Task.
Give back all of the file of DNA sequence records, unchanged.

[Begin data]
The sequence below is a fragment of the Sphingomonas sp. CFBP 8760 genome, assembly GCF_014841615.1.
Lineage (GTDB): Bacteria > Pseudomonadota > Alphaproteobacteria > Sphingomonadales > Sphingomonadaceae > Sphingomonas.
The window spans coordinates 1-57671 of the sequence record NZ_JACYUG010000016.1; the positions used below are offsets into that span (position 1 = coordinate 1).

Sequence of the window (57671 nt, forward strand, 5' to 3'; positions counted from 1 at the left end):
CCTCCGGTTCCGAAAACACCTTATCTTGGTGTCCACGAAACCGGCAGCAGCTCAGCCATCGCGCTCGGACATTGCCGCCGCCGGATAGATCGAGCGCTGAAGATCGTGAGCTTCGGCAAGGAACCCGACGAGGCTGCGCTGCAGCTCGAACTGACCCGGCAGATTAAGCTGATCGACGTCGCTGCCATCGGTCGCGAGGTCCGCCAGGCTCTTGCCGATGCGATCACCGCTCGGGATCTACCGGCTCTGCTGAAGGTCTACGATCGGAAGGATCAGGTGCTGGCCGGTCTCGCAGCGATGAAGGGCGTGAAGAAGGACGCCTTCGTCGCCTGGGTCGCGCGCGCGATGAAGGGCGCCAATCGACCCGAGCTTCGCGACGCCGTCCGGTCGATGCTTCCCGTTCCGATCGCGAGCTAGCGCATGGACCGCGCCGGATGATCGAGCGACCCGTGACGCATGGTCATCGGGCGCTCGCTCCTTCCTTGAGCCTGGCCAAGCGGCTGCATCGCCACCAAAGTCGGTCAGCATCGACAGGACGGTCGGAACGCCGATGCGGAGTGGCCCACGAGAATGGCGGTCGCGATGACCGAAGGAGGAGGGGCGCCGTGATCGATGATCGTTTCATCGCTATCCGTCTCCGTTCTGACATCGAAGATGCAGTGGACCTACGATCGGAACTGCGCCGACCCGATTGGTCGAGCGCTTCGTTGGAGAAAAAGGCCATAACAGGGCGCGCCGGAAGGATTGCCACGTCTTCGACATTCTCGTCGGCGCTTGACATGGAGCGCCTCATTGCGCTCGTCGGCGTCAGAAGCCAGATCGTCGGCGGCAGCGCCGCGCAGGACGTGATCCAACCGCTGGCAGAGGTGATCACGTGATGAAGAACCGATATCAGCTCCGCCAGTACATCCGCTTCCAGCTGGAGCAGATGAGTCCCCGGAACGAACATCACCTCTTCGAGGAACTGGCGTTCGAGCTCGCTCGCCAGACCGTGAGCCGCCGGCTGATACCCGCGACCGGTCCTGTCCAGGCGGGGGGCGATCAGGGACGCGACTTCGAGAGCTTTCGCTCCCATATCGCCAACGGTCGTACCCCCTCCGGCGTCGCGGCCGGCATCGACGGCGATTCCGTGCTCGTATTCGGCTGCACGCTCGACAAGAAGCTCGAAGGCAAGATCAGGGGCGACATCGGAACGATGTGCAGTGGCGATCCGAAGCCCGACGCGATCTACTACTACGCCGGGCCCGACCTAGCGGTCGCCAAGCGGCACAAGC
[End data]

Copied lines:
The sequence below is a fragment of the Sphingomonas sp. CFBP 8760 genome, assembly GCF_014841615.1.
Lineage (GTDB): Bacteria > Pseudomonadota > Alphaproteobacteria > Sphingomonadales > Sphingomonadaceae > Sphingomonas.
The window spans coordinates 1-57671 of the sequence record NZ_JACYUG010000016.1; the positions used below are offsets into that span (position 1 = coordinate 1).

Sequence of the window (57671 nt, forward strand, 5' to 3'; positions counted from 1 at the left end):
CCTCCGGTTCCGAAAACACCTTATCTTGGTGTCCACGAAACCGGCAGCAGCTCAGCCATCGCGCTCGGACATTGCCGCCGCCGGATAGATCGAGCGCTGAAGATCGTGAGCTTCGGCAAGGAACCCGACGAGGCTGCGCTGCAGCTCGAACTGACCCGGCAGATTAAGCTGATCGACGTCGCTGCCATCGGTCGCGAGGTCCGCCAGGCTCTTGCCGATGCGATCACCGCTCGGGATCTACCGGCTCTGCTGAAGGTCTACGATCGGAAGGATCAGGTGCTGGCCGGTCTCGCAGCGATGAAGGGCGTGAAGAAGGACGCCTTCGTCGCCTGGGTCGCGCGCGCGATGAAGGGCGCCAATCGACCCGAGCTTCGCGACGCCGTCCGGTCGATGCTTCCCGTTCCGATCGCGAGCTAGCGCATGGACCGCGCCGGATGATCGAGCGACCCGTGACGCATGGTCATCGGGCGCTCGCTCCTTCCTTGAGCCTGGCCAAGCGGCTGCATCGCCACCAAAGTCGGTCAGCATCGACAGGACGGTCGGAACGCCGATGCGGAGTGGCCCACGAGAATGGCGGTCGCGATGACCGAAGGAGGAGGGGCGCCGTGATCGATGATCGTTTCATCGCTATCCGTCTCCGTTCTGACATCGAAGATGCAGTGGACCTACGATCGGAACTGCGCCGACCCGATTGGTCGAGCGCTTCGTTGGAGAAAAAGGCCATAACAGGGCGCGCCGGAAGGATTGCCACGTCTTCGACATTCTCGTCGGCGCTTGACATGGAGCGCCTCATTGCGCTCGTCGGCGTCAGAAGCCAGATCGTCGGCGGCAGCGCCGCGCAGGACGTGATCCAACCGCTGGCAGAGGTGATCACGTGATGAAGAACCGATATCAGCTCCGCCAGTACATCCGCTTCCAGCTGGAGCAGATGAGTCCCCGGAACGAACATCACCTCTTCGAGGAACTGGCGTTCGAGCTCGCTCGCCAGACCGTGAGCCGCCGGCTGATACCCGCGACCGGTCCTGTCCAGGCGGGGGGCGATCAGGGACGCGACTTCGAGAGCTTTCGCTCCCATATCGCCAACGGTCGTACCCCCTCCGGCGTCGCGGCCGGCATCGACGGCGATTCCGTGCTCGTATTCGGCTGCACGCTCGACAAGAAGCTCGAAGGCAAGATCAGGGGCGACATCGGAACGATGTGCAGTGGCGATCCGAAGCCCGACGCGATCTACTACTACGCCGGGCCCGACCTAGCGGTCGCCAAGCGGCACAAGC